Use Cockpit as Virt-Manager alternative to manage KVM VMs

Virtual Machines in today’s world are the backbone of the server world because they make it possible to utilize highly powered servers efficiently and take every bit of their computing power at work. Well, KVM which stands for Kernel Virtual Machine available for Linux systems to run virtual machines with native speed is quite popular, and one tool that is widely used to manage KVM virtual machines with GUI is “Virt-Manager“. However, what if you don’t want to install any software locally, in that situation, a web-based server control panel solution – Cockpit, will be quite valuable.

What is a Cockpit?

Developed by Red Hat, Cockpit is free & open source and offers an intuitive web-based solution with a robust set of features to manage servers or desktops. The key benefit of Cockpit is it provides a centralized location to manage server storage, networking, virtual machines, and more, but all this using the browser only.


  • Provides a web-based interface to easily manage the server and its packages locally or remotely.
  • Cockpit comes with an inbuilt real-time monitoring feature to get data and graphs on the usage of CPU, memory, network traffic, and disk I/O.
  • It allows the management of users, setting up of network, and other system configurations.
  • Allows to install system and software updates.
  • Cockpit offers modules that can be installed to enable various functions such as managing virtual machines, Docker, and Podman.
  • Web-baed GUI interface after enabling the Virtualization to create, configure, and monitor virtual machines from the same interface.
  • It was developed by RHEL but can be installed and used on popular Linux systems such as Ubuntu, Debian, Fedora, and others…

In this tutorial, we learn how to install and use Cockpit to manage KVM virtual machines.

Installing Cockpit on Linux

The packages to install Cockpit are available through the official repository of the all-popular Linux distros, hence here are the commands to install it on RHEL and Debian-based systems.

For RedHat/CentOS/AlmaLinux/Rocky/Oracle/Fedora and others:

#Installation command:
sudo dnf install cockpit

#Enabling the Cockpit service to run with system boot:
sudo systemctl enable --now cockpit.socket

#Allow the Cockpit to accessible remotely:
sudo firewall-cmd --permanent --zone=public --add-service=cockpit

#Reload the Firewall:
sudo firewall-cmd --reload

For Ubuntu/Debian/Linux Mint and similar Linux distros:

#Update the system:
sudo apt-get update

#Command to install 
sudo apt-get install cockpit

#Enable the Cockpit to start with system boot
sudo systemctl enable --now cockpit.socket

#Allow the Cockpit to access remotely:
sudo ufw allow 9090/tcp

Cockpit Virtual Machine module installation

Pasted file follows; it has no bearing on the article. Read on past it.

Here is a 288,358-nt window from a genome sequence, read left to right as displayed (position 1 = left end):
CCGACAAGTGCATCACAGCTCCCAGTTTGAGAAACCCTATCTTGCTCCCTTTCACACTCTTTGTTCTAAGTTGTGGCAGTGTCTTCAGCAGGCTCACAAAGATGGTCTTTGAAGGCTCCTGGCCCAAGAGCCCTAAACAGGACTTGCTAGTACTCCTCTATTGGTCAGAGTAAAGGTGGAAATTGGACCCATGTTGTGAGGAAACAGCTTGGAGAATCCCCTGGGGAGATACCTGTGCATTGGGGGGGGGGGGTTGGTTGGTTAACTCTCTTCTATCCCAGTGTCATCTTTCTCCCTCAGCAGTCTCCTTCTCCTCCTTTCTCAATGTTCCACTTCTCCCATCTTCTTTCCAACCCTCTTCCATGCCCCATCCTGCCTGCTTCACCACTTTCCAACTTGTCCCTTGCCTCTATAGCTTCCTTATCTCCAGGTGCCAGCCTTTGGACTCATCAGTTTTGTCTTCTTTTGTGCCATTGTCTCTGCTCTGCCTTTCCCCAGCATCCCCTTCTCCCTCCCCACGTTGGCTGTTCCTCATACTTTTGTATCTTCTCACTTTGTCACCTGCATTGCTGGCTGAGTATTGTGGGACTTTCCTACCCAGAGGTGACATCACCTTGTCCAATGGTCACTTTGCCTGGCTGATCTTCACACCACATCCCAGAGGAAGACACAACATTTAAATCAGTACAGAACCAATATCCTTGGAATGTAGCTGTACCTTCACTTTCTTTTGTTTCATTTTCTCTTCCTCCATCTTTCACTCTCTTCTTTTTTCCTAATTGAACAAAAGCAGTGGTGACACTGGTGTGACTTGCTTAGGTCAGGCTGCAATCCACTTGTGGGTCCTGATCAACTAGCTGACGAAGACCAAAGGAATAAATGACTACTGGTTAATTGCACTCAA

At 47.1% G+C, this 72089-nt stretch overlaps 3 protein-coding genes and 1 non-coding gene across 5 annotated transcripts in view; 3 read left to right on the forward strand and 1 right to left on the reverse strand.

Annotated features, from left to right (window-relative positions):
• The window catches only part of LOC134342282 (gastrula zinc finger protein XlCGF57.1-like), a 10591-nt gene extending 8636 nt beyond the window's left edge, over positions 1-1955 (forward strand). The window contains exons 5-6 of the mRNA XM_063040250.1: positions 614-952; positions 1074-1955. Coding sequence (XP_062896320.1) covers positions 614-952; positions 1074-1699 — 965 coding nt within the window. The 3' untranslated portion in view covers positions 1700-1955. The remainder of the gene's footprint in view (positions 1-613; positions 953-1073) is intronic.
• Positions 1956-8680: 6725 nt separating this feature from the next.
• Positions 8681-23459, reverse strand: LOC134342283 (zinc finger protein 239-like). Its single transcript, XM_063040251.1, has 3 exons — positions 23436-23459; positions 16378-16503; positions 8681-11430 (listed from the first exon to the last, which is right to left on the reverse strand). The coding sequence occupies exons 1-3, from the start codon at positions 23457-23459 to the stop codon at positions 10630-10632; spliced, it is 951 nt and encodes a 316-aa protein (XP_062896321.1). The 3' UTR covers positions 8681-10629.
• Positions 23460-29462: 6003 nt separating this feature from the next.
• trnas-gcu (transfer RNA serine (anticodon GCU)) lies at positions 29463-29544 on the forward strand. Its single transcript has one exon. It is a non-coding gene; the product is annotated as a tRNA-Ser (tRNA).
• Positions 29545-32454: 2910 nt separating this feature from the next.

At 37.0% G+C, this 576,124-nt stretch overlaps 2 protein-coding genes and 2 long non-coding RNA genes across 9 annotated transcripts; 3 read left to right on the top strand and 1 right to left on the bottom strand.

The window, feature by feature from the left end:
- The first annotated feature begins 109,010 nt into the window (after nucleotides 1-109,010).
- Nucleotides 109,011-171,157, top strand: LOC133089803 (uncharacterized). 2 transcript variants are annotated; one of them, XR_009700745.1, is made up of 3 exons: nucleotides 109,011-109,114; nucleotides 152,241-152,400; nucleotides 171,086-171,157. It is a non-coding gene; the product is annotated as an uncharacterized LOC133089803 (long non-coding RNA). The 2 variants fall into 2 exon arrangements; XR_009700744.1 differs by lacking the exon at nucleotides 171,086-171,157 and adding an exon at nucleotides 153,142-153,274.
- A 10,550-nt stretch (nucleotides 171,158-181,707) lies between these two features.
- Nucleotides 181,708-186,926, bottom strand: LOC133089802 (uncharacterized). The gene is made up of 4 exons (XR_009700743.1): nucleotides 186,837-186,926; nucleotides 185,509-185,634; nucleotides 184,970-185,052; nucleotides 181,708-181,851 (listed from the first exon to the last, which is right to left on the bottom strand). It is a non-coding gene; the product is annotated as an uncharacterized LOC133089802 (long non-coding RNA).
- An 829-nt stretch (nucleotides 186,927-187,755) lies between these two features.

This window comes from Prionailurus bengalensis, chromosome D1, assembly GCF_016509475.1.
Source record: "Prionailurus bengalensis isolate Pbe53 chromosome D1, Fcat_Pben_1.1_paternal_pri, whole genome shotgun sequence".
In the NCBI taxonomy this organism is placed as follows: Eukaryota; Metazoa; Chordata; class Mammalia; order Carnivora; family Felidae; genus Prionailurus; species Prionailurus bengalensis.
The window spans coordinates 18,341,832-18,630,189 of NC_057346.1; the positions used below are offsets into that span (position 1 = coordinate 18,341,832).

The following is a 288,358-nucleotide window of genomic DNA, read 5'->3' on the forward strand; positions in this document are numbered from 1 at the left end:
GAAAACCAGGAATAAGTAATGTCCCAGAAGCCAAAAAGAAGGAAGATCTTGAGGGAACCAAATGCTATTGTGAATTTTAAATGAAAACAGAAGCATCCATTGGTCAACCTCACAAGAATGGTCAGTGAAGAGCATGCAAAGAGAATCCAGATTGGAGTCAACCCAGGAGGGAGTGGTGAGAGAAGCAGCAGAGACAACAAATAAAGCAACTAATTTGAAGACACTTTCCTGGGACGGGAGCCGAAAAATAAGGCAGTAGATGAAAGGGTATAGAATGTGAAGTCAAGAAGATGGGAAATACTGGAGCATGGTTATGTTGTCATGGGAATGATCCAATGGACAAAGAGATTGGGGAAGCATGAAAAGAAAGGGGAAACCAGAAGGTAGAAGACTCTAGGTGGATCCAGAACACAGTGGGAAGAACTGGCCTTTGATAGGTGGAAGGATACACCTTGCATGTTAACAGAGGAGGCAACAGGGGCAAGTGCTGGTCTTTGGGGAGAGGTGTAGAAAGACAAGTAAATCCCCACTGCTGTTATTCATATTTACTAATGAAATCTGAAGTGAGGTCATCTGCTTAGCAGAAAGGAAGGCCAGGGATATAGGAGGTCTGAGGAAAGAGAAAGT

Cockpit will not give any option to manage KVM virtual machines by default, we need to enable that feature by installing its Virtual Machine module, here is the command to get it:

For RHEL, CentOS, and other similar Linux:

sudo dnf install cockpit-machines

For Ubuntu/Debian:

sudo apt install cockpit-machines

Accessing Cockpit

Once installed, Cockpit can be accessed using any web browser, in the URL box enter the server IP address where you have installed the Cockpit along with the port number 9090


Managing KVM Virtual Machines with Cockpit

Well, before creating and managing the KVM running virtual machines, make sure that you have installed it on the Server. If you don’t know how here are the articles to read:

However, if you want to verify KVM functionality can use tools like:


Use Cockpit to create KVM guest VMs

Once you have installed the Cockpit along with its module to manage VMs and have accessed its web interface. Follow the given steps to create Virtual Machines:

Step 1: As you have the web interface of the cockpit, click on the “Virtual Machine” option on the left side.

Step 2: After that, click on the Create VM button to create a new virtual machine on KVM.

Access KVM virtual machine

Step 3: Give some name to your virtual machine and select User session.

Step 4: Select the way you want to assign the ISO image of an OS to install. For example, if you want the system to download the ISO OS of popular distros, select the option for that, otherwise you can select the “Local Install Media” option to use an already downloaded ISO file.

Step 5: Set Installation source where the ISO image save, CPU, and Storage space

Step 6: Finally, click on Create and Run.

Create VM on Cockpit

Step 7: Once the Virtual machine is created, click on its name and you will get the Console area to get direct access to the Guest OS interface as well as other things to control the VM settings.

Install KVM on Almalinux 9 and Rocky Linux 9
Accessing the Virtual Machine Interface


Although Virt-Manager is a popular application, however, if you are running KVM on the server without a graphical user interface then Cockpit is quite an easy-to-use option and a good alternative. Not only Virtual machines even Cockpit offers direct access to the terminal and other settings which make it your go-to tool for KVM management and unlock new possibilities for your business.

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